The righty joins Lohse as one of the two best free-agent pitchers left on the market. He will be 29 during Spring Training, he was 9-13 with a 3.86 ERA combined with the Marlins and the Tigers this past season and he's 48-51 with a 3.75 ERA in his career. The righty has never pitched 200 innings, and he has had a winning record just twice in seven seasons, including a 10-3 mark as a rookie in 2006. The only other time he won more than 10 games was in '10, when he was 13-12 with a 3.55 ERA for the Marlins. Michael Bourn
The speedy outfielder is also represented by Boras, who calls Bourn by far the best defensive center fielder in baseball. Bourn has averaged 51 stolen bases over the past five seasons, but he's also averaged 85 runs scored, a .338 on-base percentage and 131 strikeouts. The Rangers haven't shown much interest, mainly because they have Ian Kinsler and Andrus at the top of their lineup and would prefer somebody for the middle of the order if Hamilton doesn't return. Nick Swisher
Among those teams that miss out on Hamilton but are still looking for offense, Swisher seems to be the consolation prize. Swisher has appeal based on three factors -- he's a switch-hitter, he can play first base and the outfield and he has been quite dependable the past seven years, averaging 26 home runs and 84 RBIs per season. Swisher strikes out 120-140 times a year, but he does draw walks and his career OBP of .361 is 22 points higher than that of Bourn and two points lower than Hamilton's. A.J. Pierzynski
The Rangers appear to be focused on much higher-impact players, but Pierzynski is still the best free-agent catcher on the market. He is coming off his best season, but he will also turn 36 at the end of the month. Jose Valverde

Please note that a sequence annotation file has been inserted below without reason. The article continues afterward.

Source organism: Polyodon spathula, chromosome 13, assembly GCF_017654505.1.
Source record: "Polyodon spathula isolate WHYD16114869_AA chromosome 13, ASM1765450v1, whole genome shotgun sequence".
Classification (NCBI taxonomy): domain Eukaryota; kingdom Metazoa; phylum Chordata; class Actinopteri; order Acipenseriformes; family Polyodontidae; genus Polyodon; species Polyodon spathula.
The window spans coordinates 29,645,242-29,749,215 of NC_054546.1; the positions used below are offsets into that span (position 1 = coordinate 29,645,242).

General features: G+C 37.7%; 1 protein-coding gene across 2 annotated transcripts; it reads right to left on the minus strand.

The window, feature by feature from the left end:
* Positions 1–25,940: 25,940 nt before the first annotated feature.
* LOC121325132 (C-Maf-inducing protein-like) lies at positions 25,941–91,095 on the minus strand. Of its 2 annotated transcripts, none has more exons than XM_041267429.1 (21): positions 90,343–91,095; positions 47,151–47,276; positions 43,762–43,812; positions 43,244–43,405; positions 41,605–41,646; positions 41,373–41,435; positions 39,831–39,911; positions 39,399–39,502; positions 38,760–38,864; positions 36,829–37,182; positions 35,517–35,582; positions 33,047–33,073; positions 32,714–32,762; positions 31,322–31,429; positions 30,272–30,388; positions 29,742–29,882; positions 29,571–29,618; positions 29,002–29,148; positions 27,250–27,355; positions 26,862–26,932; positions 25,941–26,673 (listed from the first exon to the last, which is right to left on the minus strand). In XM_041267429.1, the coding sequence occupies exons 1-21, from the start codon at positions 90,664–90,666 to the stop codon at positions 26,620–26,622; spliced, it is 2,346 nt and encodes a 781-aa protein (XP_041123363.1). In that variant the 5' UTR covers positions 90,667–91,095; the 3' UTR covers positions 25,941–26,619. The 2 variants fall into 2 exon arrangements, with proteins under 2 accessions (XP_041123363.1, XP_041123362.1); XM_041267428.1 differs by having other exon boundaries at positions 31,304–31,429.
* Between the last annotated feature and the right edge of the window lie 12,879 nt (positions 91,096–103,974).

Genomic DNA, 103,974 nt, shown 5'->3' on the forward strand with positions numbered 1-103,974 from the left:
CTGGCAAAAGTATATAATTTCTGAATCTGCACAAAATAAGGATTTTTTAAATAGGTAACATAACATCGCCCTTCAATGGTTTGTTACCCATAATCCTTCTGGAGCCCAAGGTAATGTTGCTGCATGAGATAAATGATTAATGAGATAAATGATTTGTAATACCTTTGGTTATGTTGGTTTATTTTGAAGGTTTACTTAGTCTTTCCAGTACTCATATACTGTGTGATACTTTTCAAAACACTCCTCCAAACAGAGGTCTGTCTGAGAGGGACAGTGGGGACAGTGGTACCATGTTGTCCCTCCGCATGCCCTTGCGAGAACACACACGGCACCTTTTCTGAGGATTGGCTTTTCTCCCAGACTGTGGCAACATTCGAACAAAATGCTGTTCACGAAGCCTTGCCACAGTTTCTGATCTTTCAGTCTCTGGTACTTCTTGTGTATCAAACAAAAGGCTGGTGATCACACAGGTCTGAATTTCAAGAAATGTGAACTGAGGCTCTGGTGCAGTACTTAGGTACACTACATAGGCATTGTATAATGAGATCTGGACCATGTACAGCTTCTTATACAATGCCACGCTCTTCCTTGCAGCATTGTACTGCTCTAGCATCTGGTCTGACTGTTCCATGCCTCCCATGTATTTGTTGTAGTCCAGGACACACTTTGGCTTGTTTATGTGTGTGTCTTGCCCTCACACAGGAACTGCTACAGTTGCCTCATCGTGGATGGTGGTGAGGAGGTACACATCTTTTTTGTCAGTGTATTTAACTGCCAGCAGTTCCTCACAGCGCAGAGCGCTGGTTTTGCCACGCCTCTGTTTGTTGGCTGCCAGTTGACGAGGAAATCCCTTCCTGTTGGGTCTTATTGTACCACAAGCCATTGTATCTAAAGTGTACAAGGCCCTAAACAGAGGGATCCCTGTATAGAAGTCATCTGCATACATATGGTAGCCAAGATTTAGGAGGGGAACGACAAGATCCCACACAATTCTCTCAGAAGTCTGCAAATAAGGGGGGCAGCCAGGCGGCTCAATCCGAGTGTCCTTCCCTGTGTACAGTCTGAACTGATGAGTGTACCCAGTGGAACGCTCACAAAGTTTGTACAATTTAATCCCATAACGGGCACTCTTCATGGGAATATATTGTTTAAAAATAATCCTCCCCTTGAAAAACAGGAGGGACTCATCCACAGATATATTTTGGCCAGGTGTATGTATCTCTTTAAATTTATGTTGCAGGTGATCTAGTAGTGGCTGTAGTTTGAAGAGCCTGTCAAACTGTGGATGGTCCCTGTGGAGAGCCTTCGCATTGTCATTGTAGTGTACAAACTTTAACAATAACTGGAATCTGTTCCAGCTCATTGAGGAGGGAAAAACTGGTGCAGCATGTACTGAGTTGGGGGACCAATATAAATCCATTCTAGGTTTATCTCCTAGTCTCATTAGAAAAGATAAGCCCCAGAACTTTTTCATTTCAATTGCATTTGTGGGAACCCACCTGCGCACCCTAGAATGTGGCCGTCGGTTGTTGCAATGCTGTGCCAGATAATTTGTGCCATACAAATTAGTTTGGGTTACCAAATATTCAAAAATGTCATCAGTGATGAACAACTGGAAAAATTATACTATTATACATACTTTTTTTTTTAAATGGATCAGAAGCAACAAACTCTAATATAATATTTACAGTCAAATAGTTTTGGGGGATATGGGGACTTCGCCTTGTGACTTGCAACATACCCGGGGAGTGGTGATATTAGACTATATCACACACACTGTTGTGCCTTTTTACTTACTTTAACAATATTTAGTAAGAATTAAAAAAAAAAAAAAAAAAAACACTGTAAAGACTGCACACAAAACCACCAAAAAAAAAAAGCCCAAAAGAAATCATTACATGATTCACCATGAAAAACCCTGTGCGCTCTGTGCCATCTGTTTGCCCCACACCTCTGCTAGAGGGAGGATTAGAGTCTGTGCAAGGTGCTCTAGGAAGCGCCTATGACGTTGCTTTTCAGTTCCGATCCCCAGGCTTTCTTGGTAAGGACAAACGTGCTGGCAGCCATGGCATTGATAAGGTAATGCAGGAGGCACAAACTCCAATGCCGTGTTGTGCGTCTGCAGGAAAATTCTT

The right-hander has been a full-time closer for the past six seasons and was a part-time one for four seasons before that, so he probably isn't interested in a setup role, unless nobody offers that full-time role. Remember, Valverde is competing with Rafael Soriano for any closing role that is available. The Rangers need at least one more impact setup reliever. Adam LaRoche
LaRoche hit .271 with 33 home runs and 100 RBIs for the Nationals this past season. Swisher would be the more desired player, as LaRoche is a year older, hits only left-handed and plays only first base. He also missed much of 2011 with a torn labrum in his left shoulder. By the way, Mitch Moreland has played in 295 games throughout his career, with a batting average of .264, a .328 OBP and a .441 slugging percentage. He has 40 home runs, 126 RBIs, 87 walks and 199 strikeouts. LaRoche in his first 295 games: .264 with a .329 OBP, a .469 slugging percentage, 39 home runs, 147 RBIs, 87 walks and 204 strikeouts. Moreland also has more than twice as many at-bats against left-handers (177, as opposed to 80) as LaRoche did in his first 295 games.
T.R. Sullivan is a reporter for MLB.com. Read his blog, Postcards from Elysian Fields, and follow him on Twitter @Sullivan_Ranger. This story was not subject to the approval of Major League Baseball or its clubs.